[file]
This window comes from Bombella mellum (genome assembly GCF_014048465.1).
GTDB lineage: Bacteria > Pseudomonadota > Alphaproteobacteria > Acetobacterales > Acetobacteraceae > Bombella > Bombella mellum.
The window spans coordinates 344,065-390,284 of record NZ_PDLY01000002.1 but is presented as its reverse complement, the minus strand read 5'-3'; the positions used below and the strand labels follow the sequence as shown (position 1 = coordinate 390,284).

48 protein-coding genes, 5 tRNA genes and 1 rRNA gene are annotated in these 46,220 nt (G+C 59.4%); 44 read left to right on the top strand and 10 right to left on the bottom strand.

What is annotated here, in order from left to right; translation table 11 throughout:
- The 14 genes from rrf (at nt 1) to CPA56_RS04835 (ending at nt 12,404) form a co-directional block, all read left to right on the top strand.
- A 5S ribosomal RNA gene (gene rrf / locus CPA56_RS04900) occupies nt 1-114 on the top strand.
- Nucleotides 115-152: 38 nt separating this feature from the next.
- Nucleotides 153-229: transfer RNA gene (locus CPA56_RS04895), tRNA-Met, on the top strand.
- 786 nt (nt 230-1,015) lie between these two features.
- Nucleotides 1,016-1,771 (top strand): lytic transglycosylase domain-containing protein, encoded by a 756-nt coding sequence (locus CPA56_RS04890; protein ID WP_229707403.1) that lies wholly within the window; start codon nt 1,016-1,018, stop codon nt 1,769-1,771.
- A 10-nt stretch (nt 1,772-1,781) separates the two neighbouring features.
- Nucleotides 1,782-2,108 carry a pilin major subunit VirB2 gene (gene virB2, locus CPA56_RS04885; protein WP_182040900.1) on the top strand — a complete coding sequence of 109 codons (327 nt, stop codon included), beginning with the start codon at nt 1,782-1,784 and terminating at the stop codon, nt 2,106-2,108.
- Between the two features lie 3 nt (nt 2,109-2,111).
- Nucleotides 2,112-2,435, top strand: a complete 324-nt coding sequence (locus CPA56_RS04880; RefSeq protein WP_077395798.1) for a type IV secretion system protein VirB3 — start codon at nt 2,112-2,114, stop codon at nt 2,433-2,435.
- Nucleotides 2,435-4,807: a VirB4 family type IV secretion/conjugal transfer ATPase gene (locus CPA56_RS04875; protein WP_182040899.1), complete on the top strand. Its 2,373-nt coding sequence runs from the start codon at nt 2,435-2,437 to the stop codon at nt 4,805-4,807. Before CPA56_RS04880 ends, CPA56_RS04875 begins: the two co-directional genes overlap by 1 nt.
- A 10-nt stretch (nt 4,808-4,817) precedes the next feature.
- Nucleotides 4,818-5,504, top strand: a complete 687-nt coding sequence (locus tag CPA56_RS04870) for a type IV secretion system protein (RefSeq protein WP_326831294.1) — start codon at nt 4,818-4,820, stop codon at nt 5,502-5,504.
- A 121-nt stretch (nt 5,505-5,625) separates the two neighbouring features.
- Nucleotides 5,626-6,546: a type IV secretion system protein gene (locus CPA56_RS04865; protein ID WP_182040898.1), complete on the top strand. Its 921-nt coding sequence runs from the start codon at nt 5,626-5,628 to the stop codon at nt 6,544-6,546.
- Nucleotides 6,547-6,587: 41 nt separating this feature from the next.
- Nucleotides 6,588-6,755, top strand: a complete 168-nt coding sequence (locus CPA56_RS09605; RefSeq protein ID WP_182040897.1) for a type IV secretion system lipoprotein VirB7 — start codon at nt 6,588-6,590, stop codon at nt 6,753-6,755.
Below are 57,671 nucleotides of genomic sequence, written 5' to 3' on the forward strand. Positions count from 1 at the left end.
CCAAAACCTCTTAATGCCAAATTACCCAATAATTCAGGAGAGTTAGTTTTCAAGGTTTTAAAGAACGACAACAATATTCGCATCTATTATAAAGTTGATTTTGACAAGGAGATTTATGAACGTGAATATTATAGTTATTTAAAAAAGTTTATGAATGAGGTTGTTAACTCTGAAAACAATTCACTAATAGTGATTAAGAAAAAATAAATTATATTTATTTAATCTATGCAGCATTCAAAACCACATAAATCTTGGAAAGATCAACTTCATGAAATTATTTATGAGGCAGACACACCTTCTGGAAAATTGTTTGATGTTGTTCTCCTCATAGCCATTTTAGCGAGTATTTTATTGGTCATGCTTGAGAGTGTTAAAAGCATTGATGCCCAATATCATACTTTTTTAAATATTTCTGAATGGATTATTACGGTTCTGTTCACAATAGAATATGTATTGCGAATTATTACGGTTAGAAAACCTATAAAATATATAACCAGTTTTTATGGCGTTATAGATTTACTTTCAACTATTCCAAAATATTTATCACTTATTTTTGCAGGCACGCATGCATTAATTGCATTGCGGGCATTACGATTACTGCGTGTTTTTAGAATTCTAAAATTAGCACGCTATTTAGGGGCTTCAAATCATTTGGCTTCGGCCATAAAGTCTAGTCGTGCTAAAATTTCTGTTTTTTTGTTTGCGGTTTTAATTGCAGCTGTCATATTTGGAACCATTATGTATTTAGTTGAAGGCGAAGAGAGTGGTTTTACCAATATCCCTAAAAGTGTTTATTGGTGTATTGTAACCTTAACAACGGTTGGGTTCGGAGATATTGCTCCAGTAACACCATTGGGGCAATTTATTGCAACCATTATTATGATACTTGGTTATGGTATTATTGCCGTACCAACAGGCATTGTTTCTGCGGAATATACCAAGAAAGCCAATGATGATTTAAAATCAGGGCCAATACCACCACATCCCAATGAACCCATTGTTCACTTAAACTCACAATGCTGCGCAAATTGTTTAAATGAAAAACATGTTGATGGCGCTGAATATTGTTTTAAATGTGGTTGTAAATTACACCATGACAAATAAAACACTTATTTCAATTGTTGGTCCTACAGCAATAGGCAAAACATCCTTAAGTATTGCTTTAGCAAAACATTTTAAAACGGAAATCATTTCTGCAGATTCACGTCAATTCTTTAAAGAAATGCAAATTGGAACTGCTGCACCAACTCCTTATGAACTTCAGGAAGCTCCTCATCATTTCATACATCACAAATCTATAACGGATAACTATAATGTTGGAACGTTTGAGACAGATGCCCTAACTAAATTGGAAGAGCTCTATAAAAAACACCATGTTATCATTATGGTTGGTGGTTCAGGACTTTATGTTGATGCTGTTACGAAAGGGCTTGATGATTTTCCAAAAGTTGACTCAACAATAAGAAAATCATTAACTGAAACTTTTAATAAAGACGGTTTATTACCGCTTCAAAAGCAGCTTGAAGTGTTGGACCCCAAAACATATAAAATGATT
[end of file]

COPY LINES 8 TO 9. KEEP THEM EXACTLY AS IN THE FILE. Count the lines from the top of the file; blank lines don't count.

- Nucleotides 115-152: 38 nt separating this feature from the next.
- Nucleotides 153-229: transfer RNA gene (locus CPA56_RS04895), tRNA-Met, on the top strand.